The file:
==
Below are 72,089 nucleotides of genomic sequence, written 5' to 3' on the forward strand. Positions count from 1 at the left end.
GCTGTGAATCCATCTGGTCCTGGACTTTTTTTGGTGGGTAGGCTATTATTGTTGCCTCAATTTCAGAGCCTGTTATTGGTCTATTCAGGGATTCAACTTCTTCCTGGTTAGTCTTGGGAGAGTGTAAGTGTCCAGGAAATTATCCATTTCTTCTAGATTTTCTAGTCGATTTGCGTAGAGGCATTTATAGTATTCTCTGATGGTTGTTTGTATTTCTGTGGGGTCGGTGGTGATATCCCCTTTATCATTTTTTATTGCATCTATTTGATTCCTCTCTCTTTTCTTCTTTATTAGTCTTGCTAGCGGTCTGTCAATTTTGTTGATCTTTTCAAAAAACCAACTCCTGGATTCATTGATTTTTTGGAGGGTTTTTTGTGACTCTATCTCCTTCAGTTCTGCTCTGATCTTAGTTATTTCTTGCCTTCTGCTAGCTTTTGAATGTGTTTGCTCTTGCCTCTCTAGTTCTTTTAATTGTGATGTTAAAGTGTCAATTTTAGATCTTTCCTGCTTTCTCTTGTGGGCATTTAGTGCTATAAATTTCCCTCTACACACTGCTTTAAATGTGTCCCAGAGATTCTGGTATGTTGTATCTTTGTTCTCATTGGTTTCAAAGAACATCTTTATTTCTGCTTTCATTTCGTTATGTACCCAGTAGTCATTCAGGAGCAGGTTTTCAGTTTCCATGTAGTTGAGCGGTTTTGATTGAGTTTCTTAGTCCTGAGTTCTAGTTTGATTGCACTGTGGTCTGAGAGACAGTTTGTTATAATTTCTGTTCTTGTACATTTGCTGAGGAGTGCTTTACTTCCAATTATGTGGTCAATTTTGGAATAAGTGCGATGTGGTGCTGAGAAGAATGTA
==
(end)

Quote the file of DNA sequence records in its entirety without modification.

Below are 72,089 nucleotides of genomic sequence, written 5' to 3' on the forward strand. Positions count from 1 at the left end.
GCTGTGAATCCATCTGGTCCTGGACTTTTTTTGGTGGGTAGGCTATTATTGTTGCCTCAATTTCAGAGCCTGTTATTGGTCTATTCAGGGATTCAACTTCTTCCTGGTTAGTCTTGGGAGAGTGTAAGTGTCCAGGAAATTATCCATTTCTTCTAGATTTTCTAGTCGATTTGCGTAGAGGCATTTATAGTATTCTCTGATGGTTGTTTGTATTTCTGTGGGGTCGGTGGTGATATCCCCTTTATCATTTTTTATTGCATCTATTTGATTCCTCTCTCTTTTCTTCTTTATTAGTCTTGCTAGCGGTCTGTCAATTTTGTTGATCTTTTCAAAAAACCAACTCCTGGATTCATTGATTTTTTGGAGGGTTTTTTGTGACTCTATCTCCTTCAGTTCTGCTCTGATCTTAGTTATTTCTTGCCTTCTGCTAGCTTTTGAATGTGTTTGCTCTTGCCTCTCTAGTTCTTTTAATTGTGATGTTAAAGTGTCAATTTTAGATCTTTCCTGCTTTCTCTTGTGGGCATTTAGTGCTATAAATTTCCCTCTACACACTGCTTTAAATGTGTCCCAGAGATTCTGGTATGTTGTATCTTTGTTCTCATTGGTTTCAAAGAACATCTTTATTTCTGCTTTCATTTCGTTATGTACCCAGTAGTCATTCAGGAGCAGGTTTTCAGTTTCCATGTAGTTGAGCGGTTTTGATTGAGTTTCTTAGTCCTGAGTTCTAGTTTGATTGCACTGTGGTCTGAGAGACAGTTTGTTATAATTTCTGTTCTTGTACATTTGCTGAGGAGTGCTTTACTTCCAATTATGTGGTCAATTTTGGAATAAGTGCGATGTGGTGCTGAGAAGAATGTA